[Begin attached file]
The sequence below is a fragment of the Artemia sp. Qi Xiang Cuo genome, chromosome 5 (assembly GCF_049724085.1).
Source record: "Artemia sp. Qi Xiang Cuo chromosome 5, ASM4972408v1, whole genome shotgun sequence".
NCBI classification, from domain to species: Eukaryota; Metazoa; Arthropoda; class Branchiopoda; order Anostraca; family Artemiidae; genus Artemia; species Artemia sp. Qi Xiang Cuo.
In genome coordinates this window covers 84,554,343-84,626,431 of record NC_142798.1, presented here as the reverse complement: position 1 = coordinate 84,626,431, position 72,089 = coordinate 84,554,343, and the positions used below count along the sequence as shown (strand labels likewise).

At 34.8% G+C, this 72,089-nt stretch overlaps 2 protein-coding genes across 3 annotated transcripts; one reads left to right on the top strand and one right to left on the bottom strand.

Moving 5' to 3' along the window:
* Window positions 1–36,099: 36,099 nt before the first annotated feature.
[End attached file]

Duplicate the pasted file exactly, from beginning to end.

The sequence below is a fragment of the Artemia sp. Qi Xiang Cuo genome, chromosome 5 (assembly GCF_049724085.1).
Source record: "Artemia sp. Qi Xiang Cuo chromosome 5, ASM4972408v1, whole genome shotgun sequence".
NCBI classification, from domain to species: Eukaryota; Metazoa; Arthropoda; class Branchiopoda; order Anostraca; family Artemiidae; genus Artemia; species Artemia sp. Qi Xiang Cuo.
In genome coordinates this window covers 84,554,343-84,626,431 of record NC_142798.1, presented here as the reverse complement: position 1 = coordinate 84,626,431, position 72,089 = coordinate 84,554,343, and the positions used below count along the sequence as shown (strand labels likewise).

At 34.8% G+C, this 72,089-nt stretch overlaps 2 protein-coding genes across 3 annotated transcripts; one reads left to right on the top strand and one right to left on the bottom strand.

Moving 5' to 3' along the window:
* Window positions 1–36,099: 36,099 nt before the first annotated feature.